L. van Gijzen1,2*, P.M.J. Herman1,2, M. van der Wegen 1,3 , B.C. van Prooijen2­­, S.G. Pearson1,2

1 Deltares, 2 ­Delft University of Technology, 3 UNESCO-IHE

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San Francisco Bay is one of the largest estuaries of the US Pacific Coast with an area of 4000 km2. It consists of two hydrologically disti

nctive sub-embayments North Bay and South Bay. South Bay is unique as it does not experience the freshwater flushing typical for estuaries. It experiences the largest freshwater input during a regime of reverse estuarine circulation during Winter, when the entire Bay becomes fresher following peak discharges from the northern rivers. Hence both saline and freshwater enter from Central Bay through the same entrance. South Bay is dealing with increased risk of inundation due to the combination of sea level rise and land subsidence and a deteriorating water quality.

Understanding sediment pathways within South Bay and sediment exchange at its entrance can support the development of management strategies dealing with turbidity depended algae blooms and the development of salt marshes as a measure against sea level rise. Additionally, by understanding the current factors controlling fine sediment dynamics, future implications of climate change can be better predicted. Though San Francisco Bay is the topic of much research, a process-based model with a model domain covering the entire Bay is a novel approach to analyse fine sediment dynamics in South Bay.


A Delft3D-DELWAQ buffer layer model was calibrated against a newly available combination of local high-frequency suspended sediment concentration (SSC) measurements and two-monthly, depth varying SSC measurements across the entire 145 km length of the Bay. Subsequently the method of Sediment Connectivity was applied to analyse sediment pathways and net sediment fluxes in South Bay. Sediment Connectivity is an approach that uses network analysis to quantify sediment fluxes based on a schematization of San Francisco Bay into 17 segments. Large data sets of spatial and temporal output were reduced to a 17x17 adjacency matrix permitting a more straightforward analysis and the application of different statistical metrics unavailable in more traditional approaches.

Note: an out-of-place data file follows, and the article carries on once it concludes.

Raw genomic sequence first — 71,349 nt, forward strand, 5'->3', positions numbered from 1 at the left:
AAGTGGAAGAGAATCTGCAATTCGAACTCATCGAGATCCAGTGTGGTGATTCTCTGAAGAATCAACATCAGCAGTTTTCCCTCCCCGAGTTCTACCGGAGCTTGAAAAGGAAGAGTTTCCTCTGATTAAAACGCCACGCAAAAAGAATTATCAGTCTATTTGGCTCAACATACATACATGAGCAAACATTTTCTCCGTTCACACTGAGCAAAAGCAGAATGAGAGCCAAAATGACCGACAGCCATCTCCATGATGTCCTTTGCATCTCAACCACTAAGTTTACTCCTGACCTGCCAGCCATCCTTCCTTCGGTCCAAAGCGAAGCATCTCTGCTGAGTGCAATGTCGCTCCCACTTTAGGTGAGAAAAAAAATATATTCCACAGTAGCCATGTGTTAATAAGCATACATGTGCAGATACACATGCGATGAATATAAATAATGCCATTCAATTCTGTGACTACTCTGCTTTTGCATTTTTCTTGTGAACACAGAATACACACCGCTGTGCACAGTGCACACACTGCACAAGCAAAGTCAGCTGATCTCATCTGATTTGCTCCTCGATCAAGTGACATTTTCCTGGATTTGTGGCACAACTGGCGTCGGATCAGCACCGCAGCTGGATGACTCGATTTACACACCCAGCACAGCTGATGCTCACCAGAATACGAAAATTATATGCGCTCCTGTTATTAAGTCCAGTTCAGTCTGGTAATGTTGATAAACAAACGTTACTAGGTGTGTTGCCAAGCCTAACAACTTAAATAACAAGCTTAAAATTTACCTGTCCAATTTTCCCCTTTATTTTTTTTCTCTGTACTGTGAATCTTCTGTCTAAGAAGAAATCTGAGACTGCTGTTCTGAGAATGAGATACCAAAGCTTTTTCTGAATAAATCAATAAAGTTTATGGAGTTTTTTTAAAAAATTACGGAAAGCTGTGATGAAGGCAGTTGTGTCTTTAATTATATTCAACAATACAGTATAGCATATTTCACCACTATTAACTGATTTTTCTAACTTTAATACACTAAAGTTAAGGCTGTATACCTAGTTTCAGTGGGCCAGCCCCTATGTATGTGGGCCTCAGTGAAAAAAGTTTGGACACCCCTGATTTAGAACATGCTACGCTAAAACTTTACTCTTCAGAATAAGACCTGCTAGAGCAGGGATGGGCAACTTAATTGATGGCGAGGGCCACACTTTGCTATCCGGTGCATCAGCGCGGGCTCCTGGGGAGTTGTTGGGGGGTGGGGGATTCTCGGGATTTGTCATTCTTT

Results and implications

Calibration enabled the model to better capture seasonal and episodic variations in SSCs across the Bay. Connectivity analysis uniquely revealed key dominant pathways, which agree well with literature. Additionally, it unveiled intra-basin transport pathways, regions of erosion and sedimentation and an indication of the varying controlling forcings during the year. Finally, this study acts as a proof of concept for the Sediment Connectivity method that could be applied in other estuaries.


Figure 1 a) Connectivity Matrix for SFB in Spring indicating the incoming fluxes and outgoing fluxes with respect to South Bay during Winter (dec-feb). Each row represents outgoing fluxes from a certain segment and each column incoming fluxes. b) Concept Diagram with a schematization of the sediment fluxes, regions of import and export in Winter, with the tide being dominant in the sediment exchange at the South Bay entrance.

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